These versions of wireless networks using the Wi-Fi, or 802.11b, standard create a wireless zone of up to 12 miles long, far beyond the usual 300-foot-radius range that Wi-Fi typically achieves, Zakin said.
Overkill for use inside a home, where most Wi-Fi networks are now found, the long-range Wi-Fi gear from Proxim and others is meant for small Web service providers. It lets them beam long-range signals outside, particularly to sell broadband access in rural areas where DSL (digital subscriber lines) or cable broadband service haven't reached, Zakin said.
Proxim, which sells a third of the world's Wi-Fi equipment, is the largest company yet to enter the market selling long-range Wi-Fi equipment. Others with uber-Wi-Fi networks include cordless-phone maker Engenius and networking companies Linksys and D-Link. These companies said they've had success peddling the gear to Web providers that are even smaller than Proxim's customers.
A bigger fish than Proxim is around the corner: Chipmaker Intel is also interested in entering the market, according to Kurt Sehnert, Intel's mobile platform group manager. Intel will likely choose to partner with someone already making the equipment, rather than develop its own, he said.
The Santa Clara, Calif.-based chipmaking giant, which recentlya wireless strategy, is also a PC card modem, code-named Calexico. The card will contain the first Wi-Fi chips made by Intel and is expected to appear in notebook computers early next year.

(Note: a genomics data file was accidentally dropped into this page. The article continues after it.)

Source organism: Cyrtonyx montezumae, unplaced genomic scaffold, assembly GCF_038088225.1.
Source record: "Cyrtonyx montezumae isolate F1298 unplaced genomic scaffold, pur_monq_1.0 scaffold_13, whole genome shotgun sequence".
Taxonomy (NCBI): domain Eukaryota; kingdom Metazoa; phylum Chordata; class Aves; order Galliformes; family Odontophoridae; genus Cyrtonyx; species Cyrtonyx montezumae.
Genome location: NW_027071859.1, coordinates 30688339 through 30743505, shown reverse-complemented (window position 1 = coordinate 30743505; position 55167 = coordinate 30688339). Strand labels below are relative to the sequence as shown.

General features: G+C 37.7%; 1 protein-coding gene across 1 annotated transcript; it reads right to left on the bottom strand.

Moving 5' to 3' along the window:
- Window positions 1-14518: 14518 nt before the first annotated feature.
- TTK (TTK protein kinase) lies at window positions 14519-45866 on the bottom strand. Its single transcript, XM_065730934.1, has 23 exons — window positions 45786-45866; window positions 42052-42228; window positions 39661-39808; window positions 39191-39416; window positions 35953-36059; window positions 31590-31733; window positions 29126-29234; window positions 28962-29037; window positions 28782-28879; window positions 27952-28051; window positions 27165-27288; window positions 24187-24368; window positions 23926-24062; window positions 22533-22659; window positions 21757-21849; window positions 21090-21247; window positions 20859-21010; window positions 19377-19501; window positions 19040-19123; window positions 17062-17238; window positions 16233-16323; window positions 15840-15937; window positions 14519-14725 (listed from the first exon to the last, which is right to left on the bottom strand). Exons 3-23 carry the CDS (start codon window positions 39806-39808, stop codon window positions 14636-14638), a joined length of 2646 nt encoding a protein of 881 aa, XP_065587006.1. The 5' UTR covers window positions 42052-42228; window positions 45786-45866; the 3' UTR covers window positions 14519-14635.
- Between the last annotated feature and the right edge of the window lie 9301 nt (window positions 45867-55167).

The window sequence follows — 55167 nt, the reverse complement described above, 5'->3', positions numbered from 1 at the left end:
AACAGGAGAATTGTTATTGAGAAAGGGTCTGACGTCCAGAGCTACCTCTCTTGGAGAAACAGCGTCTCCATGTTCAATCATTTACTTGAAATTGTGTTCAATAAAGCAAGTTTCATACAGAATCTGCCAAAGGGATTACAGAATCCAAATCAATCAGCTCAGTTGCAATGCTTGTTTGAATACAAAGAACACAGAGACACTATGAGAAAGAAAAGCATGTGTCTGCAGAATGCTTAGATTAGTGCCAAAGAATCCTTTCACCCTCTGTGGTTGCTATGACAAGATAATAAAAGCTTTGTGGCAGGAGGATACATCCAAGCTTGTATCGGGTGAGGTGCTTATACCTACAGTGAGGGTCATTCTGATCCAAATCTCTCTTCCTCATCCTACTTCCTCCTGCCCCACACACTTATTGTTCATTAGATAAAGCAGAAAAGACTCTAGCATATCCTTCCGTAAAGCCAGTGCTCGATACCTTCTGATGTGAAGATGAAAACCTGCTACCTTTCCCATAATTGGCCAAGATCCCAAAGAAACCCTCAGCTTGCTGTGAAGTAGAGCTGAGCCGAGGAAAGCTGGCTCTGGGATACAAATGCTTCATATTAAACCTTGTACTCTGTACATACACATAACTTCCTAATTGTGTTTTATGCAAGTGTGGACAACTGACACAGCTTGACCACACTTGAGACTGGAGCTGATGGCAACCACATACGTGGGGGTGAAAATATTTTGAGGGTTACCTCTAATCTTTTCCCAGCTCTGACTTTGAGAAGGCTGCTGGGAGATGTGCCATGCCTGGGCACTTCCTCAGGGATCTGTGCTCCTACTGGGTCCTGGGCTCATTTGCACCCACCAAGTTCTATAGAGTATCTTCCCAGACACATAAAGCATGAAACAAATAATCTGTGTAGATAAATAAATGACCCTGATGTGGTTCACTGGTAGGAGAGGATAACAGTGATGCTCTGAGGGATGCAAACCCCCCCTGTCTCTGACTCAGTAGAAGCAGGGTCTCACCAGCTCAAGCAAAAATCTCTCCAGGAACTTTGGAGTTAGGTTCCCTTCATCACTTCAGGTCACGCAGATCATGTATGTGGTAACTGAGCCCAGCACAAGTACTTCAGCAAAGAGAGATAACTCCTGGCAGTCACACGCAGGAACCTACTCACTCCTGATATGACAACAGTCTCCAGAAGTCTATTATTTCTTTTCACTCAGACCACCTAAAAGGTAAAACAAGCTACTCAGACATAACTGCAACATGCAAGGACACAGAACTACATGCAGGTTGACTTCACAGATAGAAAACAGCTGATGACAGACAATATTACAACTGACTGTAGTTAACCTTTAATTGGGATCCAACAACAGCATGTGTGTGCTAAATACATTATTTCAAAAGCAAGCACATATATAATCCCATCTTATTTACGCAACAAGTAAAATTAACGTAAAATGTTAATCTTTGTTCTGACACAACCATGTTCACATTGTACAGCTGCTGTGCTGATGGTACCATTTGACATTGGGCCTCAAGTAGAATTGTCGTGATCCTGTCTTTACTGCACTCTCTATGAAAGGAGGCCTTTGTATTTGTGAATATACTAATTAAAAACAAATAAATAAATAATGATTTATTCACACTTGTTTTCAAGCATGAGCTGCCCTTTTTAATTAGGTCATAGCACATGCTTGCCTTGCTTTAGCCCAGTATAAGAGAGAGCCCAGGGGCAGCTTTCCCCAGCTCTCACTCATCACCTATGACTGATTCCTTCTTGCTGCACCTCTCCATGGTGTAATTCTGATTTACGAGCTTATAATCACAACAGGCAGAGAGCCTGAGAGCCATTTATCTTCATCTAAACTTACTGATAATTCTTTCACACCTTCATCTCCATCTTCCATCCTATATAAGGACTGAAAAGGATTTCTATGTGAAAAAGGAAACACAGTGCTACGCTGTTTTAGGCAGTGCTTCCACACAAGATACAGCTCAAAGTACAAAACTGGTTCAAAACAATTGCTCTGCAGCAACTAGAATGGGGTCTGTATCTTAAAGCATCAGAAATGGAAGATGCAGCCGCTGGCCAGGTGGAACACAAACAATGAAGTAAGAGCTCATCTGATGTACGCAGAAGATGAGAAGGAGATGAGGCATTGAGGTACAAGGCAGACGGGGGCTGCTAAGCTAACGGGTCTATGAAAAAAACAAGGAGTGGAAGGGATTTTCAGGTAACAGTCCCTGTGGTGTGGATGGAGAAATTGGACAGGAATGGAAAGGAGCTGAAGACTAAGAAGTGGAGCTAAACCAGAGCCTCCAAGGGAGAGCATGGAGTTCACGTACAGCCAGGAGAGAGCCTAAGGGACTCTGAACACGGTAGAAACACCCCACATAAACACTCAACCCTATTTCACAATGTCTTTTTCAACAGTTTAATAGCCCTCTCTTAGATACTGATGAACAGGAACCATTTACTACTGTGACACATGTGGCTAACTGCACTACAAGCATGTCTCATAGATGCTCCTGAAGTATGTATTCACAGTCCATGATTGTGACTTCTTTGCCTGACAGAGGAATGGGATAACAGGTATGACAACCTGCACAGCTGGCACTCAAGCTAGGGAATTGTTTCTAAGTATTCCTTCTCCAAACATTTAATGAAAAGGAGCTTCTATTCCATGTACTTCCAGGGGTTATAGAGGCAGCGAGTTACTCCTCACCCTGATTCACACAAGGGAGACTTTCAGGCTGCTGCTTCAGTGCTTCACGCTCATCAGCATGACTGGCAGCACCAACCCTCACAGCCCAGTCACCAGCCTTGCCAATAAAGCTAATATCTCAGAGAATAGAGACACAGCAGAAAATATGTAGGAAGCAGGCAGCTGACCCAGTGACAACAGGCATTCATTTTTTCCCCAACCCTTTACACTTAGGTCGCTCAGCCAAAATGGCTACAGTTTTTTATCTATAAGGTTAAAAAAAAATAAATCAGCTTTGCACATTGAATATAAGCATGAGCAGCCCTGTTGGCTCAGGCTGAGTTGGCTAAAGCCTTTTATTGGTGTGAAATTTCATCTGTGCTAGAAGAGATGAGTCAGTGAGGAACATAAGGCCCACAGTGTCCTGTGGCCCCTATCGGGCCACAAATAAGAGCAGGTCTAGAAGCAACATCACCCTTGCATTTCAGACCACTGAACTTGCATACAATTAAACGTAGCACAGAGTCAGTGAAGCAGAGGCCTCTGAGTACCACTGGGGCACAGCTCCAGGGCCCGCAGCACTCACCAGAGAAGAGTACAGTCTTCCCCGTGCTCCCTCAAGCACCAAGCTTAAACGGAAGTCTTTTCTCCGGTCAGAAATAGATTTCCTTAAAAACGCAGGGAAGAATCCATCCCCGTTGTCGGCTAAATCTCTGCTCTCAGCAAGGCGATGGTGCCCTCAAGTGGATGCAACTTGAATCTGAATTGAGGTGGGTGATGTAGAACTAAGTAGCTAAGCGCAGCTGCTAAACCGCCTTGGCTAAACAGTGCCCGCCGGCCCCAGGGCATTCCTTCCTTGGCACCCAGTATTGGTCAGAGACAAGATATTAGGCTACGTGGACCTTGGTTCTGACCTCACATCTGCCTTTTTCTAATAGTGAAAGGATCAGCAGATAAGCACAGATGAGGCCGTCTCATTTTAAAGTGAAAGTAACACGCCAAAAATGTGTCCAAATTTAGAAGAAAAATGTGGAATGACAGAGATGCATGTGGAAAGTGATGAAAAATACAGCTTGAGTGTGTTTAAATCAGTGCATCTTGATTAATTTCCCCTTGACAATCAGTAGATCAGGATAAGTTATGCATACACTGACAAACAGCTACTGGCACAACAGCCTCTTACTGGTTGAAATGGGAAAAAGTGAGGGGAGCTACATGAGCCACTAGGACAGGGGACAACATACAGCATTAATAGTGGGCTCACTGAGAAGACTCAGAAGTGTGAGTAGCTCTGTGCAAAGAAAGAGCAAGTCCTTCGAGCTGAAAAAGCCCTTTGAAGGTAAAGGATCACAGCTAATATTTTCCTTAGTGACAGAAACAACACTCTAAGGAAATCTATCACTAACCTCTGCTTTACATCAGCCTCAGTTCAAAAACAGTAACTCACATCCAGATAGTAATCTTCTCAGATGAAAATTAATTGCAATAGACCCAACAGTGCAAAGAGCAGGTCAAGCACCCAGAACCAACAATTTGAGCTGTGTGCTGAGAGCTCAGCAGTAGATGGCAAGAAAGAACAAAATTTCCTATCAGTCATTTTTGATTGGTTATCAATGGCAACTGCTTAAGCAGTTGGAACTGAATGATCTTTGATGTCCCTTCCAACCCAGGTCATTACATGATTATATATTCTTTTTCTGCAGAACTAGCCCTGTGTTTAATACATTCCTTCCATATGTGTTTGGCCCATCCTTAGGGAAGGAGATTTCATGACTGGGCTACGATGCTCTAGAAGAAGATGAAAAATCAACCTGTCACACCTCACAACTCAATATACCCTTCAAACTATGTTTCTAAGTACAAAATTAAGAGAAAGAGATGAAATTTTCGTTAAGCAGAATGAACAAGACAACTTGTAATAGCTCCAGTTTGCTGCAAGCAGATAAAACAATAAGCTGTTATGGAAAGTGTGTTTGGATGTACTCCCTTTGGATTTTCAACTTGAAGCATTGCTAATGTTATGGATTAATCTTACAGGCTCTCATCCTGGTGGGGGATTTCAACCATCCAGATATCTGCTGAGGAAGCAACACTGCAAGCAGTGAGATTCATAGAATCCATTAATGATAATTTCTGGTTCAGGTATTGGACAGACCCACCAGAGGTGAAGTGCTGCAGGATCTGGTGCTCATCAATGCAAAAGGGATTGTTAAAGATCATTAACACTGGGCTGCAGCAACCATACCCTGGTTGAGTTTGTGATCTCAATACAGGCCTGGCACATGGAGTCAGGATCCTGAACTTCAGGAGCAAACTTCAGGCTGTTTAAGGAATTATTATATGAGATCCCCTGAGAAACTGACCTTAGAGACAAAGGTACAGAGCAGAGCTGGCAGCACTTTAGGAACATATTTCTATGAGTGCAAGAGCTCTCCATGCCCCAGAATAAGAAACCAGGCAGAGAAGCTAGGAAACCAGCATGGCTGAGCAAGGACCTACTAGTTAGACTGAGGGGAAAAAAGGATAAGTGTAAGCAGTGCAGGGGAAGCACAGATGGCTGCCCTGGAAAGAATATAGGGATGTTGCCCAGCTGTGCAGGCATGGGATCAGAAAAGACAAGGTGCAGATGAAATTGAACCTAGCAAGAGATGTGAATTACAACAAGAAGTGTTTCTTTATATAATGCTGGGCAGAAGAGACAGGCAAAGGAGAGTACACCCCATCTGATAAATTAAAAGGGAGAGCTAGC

Proxim's gear is already being used by likes of Mile High Online in Denver and Prairie Inet in West Des Moines, Iowa. The companies send broadband access to homes and business in their hard to reach areas, Zakin said.
The Proxim product can achieve long distances because the company boosted the power inside its access points--the radios that create the network. It also added additional antennas to the access points so signals could be beamed directly to a home, rather than creating a cloud of access.
Proxim's product, priced from about $2,000 to $6,000, will include all the equipment necessary to become a small-scale network provider. The price differs depending on the quality of equipment and add-ons that a buyer may want. Each kit can serve about 250 customers.
By pushing Wi-Fi networks for outdoor use, Proxim and others are joining a new and growing market.
A cellular technology called w-CDMA (wideband code division multiple access) sends broadband access to rural areas, including the entire island of Maui in the Hawaiian archipelago.
Usually, w-CDMA signals travel all over, bouncing off trees or buildings. The signals themselves can get so misdirected they actually interfere with each other as they find their way to a handset or cellular base station's antenna, said Jon Hambidge, senior director of marketing for IPWireless, one of the companies that uses the technology. But IPWireless recombines the signals to decrease the usual number of dropped calls or suddenly ended Web sessions, which result from the misdirected signals, Hambidge said.
Another outdoor wireless technology vying for the rural market of Wi-Fi wireless service is MMDS (Multipoint Microwave Distribution System). Sprint PCS is using the technology to deliver broadband access to homes in the Houston area on a trial basis. Unlike Wi-Fi, MMDS uses licensed spectrum; the two technologies also use different types of modems from one another. The Sprint PCS trial is generating some interest in the technology among other Internet service providers.
There is also proprietary equipment for the market. Wireless ISP Aerie Networks of Denver uses equipment to run a high-speed wireless Web network in some areas of the country. Its patented equipment consists of radio receivers mounted to utility poles that shower an area with Internet access.